Thursday, December 29, 2011

Putting the "O" in Mobility

I've been getting my share of knee jokes, "old age" jokes, and scooter jokes with the knee injury. When I hit age 40, I started getting the AARP cards in the mail. Those folks just don't give up. Given the liberal policies that AARP has supported, we will all be 70 before we can retire so I find that a bit ironic. I saved the last one I got, to send back to them in a personal manner.

Even worse, with the AARP card, came an envelope from the Scooter Store (with FREE mobility assessment). Actually this last week, I did use one of the store scooters at the big box mart as there was no way I could get through the store on crutches for what I needed for the house prior to doing the surgery thing. Although friends visiting offered to go buy everything I needed, I wanted to see if I could do it myself once we got there.

The scooter was sort of fun, though one of the greeters came over and asked if I needed help operating the controls (which consisted of forward, backwards, right and left). Granted it might be more difficult than the T-39 (which was built when someone was having a sale on Relays) but I was good to go, thanking them for their help. Speed wise it was a fair it less than the INDY 500 and more than a snail on demoral. But I was not only able to do a cookie in the chicken aisle, I found that the displays in electronic made for great S patterns at top speed. I also disovered that fat guys with carts containing 200 bags of Tater Tots can move surprisingly fast when faced with a redhead in a Springfield Armory T-shirt, converging at top scooter speed.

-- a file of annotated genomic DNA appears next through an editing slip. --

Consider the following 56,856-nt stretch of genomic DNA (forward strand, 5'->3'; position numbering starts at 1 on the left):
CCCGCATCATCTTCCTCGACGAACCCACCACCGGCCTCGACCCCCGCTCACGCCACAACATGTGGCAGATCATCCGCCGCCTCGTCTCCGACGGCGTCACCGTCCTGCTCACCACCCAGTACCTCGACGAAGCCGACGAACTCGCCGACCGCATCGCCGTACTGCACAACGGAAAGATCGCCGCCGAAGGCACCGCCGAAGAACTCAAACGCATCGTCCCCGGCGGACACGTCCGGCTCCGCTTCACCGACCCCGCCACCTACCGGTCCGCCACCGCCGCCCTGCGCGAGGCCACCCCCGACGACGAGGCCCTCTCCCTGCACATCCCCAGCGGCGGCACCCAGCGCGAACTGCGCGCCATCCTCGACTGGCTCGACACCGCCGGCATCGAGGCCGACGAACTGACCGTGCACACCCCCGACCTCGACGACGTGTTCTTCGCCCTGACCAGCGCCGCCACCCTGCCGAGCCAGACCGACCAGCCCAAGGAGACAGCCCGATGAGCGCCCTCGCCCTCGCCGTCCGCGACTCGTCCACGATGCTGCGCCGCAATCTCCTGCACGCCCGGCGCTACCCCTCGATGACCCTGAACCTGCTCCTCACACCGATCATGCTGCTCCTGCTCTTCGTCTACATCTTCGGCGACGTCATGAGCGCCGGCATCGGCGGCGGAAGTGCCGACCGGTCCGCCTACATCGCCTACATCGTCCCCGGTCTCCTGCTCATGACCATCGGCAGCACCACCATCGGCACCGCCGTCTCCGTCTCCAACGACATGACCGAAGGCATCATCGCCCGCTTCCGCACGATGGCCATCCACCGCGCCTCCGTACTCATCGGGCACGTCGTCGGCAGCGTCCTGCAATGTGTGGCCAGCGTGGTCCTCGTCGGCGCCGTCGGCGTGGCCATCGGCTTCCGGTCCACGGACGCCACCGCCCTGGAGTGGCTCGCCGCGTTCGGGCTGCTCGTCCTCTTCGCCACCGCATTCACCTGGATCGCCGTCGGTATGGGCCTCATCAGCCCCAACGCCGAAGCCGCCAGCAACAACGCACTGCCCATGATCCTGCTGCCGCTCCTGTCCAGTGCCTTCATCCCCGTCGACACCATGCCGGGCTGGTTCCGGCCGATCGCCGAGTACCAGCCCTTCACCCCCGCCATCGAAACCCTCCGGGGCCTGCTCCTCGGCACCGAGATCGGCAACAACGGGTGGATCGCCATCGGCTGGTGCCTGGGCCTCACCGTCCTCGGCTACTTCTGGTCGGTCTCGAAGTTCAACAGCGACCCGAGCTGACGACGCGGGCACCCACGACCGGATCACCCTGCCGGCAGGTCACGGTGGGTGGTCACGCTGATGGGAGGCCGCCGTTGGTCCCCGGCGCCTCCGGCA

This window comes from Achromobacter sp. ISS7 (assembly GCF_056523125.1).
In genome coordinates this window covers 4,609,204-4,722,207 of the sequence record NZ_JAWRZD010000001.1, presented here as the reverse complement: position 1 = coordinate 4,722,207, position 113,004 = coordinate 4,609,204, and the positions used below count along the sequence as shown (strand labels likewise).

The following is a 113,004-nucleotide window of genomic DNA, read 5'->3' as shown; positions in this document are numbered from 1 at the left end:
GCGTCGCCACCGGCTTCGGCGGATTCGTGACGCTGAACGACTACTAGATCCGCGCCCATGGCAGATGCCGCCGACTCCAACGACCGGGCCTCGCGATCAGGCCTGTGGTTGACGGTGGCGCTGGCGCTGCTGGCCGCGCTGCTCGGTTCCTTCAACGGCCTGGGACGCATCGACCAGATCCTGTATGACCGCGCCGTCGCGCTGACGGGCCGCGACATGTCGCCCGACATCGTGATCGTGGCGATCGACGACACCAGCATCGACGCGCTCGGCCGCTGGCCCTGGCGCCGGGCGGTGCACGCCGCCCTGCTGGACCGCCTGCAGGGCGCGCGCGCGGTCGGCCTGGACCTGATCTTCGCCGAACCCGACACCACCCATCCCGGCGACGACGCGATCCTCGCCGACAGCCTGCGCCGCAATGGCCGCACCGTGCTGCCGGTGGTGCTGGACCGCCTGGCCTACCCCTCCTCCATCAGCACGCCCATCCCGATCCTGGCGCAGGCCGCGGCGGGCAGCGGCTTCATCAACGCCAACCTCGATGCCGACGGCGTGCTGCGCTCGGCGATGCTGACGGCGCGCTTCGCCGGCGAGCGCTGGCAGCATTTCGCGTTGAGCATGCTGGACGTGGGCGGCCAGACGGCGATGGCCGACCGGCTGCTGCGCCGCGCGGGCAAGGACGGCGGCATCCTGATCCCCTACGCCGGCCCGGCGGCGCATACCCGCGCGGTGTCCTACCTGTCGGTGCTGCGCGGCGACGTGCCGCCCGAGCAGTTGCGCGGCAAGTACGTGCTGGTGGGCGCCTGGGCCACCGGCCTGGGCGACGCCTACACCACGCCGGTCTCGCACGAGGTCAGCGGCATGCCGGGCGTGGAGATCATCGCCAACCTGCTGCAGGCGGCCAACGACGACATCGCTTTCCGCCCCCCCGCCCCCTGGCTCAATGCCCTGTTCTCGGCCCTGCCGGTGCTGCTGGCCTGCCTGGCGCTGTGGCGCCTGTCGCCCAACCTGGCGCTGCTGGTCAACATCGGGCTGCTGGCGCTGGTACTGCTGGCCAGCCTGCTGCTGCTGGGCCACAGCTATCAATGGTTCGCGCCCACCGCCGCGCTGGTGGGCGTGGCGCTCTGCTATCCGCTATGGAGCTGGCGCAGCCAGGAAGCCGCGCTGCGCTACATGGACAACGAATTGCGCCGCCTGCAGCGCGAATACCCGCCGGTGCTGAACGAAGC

Dealing with the crutches and the scooter was the hardest part. I tried holding them up, but that made it hard to work the controls. I put one one out front. Jousting - WalMart Style. (if you can knock a Billy Bass out of someone's cart with it, it's bonus points). I finally gave in and let my friend carry them while I tried to burn rubber doing .02 mph watching that the WalMart manager was not involved in radar trail tactics.

So although it was handy, I will NOT be getting my own scooter and I wanted to make sure the scooter people realized that when I got my special scooter offer in the mail not long back.

The targets are set up. For my "mobility assessment" about 40 or so feet with iron sights.

BLAM! A shot first at a regular target at 30 feet to check for windage. .

Then it's time to put the "A" in "AARP".

Next the Membership Card itself.

"Nice Shootin Tex" I hear, as Mycroft, one of the IND bloggers who was there, wandered over to see what is going on.

And it's goodbye Mr. AARP Membership Card. The perforated card splintered into fragments and fell to the ground. The pieces will go in the envelope with the custom return address and be sent back to them.

Along with my "Free Mobility Assessment for the Scooter Store".